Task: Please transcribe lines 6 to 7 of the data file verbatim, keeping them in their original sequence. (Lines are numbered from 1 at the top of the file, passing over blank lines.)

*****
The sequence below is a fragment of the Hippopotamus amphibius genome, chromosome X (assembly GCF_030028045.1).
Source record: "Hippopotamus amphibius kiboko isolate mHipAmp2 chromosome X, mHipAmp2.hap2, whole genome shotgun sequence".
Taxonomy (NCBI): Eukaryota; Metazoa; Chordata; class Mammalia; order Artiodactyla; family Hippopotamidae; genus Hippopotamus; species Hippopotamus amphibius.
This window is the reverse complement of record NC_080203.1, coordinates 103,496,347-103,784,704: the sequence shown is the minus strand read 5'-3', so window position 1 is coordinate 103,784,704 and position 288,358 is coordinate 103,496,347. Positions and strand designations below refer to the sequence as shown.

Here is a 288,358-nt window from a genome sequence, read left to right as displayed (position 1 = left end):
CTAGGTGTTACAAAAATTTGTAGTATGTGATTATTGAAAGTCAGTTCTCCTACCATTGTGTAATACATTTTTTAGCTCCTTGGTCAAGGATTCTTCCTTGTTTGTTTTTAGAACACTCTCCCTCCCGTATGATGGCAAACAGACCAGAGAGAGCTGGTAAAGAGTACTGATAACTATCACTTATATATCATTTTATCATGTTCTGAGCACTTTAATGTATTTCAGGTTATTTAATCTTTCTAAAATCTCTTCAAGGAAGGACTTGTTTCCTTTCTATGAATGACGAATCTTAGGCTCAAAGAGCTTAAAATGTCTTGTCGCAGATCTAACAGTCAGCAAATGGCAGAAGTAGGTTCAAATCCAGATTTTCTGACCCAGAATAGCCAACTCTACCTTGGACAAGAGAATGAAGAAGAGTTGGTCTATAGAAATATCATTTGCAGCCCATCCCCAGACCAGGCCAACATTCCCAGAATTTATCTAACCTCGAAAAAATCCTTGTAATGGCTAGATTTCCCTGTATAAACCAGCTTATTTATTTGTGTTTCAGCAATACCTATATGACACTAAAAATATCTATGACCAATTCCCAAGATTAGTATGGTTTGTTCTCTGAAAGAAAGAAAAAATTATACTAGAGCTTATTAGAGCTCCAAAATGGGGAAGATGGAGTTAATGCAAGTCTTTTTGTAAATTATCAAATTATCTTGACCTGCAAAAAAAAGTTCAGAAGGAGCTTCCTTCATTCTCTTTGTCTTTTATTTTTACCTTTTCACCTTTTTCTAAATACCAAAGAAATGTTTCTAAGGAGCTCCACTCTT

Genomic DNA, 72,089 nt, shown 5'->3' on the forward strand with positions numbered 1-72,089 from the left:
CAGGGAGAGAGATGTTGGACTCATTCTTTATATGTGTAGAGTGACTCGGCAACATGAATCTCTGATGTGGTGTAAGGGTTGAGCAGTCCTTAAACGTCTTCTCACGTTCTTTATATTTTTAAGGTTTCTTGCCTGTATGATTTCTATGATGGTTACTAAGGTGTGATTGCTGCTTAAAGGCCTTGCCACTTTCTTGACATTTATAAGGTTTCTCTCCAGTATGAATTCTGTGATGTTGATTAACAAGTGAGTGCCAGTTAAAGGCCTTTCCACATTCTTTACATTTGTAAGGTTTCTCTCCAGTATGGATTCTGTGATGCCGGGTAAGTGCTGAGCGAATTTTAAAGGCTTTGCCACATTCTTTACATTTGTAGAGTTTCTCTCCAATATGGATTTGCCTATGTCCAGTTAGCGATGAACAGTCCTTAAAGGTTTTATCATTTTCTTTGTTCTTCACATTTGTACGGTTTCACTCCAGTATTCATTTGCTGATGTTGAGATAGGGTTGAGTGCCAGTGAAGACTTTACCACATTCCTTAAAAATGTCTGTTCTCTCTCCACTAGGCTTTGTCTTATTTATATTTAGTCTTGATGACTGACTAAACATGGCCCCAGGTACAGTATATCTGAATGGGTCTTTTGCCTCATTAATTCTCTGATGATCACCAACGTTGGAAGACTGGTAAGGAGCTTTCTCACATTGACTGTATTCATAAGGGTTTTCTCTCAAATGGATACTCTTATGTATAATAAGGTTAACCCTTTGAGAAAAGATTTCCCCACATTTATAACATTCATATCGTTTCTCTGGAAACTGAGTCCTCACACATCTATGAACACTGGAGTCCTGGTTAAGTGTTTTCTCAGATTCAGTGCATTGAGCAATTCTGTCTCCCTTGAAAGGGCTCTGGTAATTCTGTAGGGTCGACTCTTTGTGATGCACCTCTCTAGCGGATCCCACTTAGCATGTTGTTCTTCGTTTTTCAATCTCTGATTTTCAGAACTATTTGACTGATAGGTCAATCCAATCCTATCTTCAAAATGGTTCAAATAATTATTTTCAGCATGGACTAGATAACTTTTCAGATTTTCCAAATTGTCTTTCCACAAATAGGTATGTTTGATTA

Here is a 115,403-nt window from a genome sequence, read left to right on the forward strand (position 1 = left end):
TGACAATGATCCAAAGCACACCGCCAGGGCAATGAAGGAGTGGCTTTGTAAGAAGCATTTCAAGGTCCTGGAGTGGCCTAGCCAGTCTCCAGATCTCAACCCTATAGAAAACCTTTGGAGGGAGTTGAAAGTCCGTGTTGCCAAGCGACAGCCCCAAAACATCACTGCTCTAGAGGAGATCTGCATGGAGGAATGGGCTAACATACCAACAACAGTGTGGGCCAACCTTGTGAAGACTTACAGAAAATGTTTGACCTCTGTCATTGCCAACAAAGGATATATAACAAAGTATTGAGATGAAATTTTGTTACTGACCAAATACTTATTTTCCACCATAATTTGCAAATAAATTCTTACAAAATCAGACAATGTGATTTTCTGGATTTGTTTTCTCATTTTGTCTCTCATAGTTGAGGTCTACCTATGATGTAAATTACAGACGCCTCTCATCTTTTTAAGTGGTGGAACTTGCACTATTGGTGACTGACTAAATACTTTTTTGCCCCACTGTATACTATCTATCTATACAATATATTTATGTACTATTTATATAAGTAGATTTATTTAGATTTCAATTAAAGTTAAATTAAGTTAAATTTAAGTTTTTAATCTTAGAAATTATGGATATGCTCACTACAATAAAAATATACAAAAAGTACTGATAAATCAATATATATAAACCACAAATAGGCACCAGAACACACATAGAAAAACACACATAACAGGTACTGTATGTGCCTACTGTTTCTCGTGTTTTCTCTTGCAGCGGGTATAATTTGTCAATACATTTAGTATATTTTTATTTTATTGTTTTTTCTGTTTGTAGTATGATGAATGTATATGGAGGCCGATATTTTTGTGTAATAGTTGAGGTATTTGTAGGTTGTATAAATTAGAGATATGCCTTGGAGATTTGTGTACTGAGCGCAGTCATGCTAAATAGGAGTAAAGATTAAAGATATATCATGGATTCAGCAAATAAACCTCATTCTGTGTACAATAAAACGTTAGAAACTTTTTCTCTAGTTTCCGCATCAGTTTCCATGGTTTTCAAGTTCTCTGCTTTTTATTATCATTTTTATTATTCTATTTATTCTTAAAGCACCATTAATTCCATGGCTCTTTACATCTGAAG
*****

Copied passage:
CTAGGTGTTACAAAAATTTGTAGTATGTGATTATTGAAAGTCAGTTCTCCTACCATTGTGTAATACATTTTTTAGCTCCTTGGTCAAGGATTCTTCCTTGTTTGTTTTTAGAACACTCTCCCTCCCGTATGATGGCAAACAGACCAGAGAGAGCTGGTAAAGAGTACTGATAACTATCACTTATATATCATTTTATCATGTTCTGAGCACTTTAATGTATTTCAGGTTATTTAATCTTTCTAAAATCTCTTCAAGGAAGGACTTGTTTCCTTTCTATGAATGACGAATCTTAGGCTCAAAGAGCTTAAAATGTCTTGTCGCAGATCTAACAGTCAGCAAATGGCAGAAGTAGGTTCAAATCCAGATTTTCTGACCCAGAATAGCCAACTCTACCTTGGACAAGAGAATGAAGAAGAGTTGGTCTATAGAAATATCATTTGCAGCCCATCCCCAGACCAGGCCAACATTCCCAGAATTTATCTAACCTCGAAAAAATCCTTGTAATGGCTAGATTTCCCTGTATAAACCAGCTTATTTATTTGTGTTTCAGCAATACCTATATGACACTAAAAATATCTATGACCAATTCCCAAGATTAGTATGGTTTGTTCTCTGAAAGAAAGAAAAAATTATACTAGAGCTTATTAGAGCTCCAAAATGGGGAAGATGGAGTTAATGCAAGTCTTTTTGTAAATTATCAAATTATCTTGACCTGCAAAAAAAAGTTCAGAAGGAGCTTCCTTCATTCTCTTTGTCTTTTATTTTTACCTTTTCACCTTTTTCTAAATACCAAAGAAATGTTTCTAAGGAGCTCCACTCTT

Genomic DNA, 72,089 nt, shown 5'->3' on the forward strand with positions numbered 1-72,089 from the left: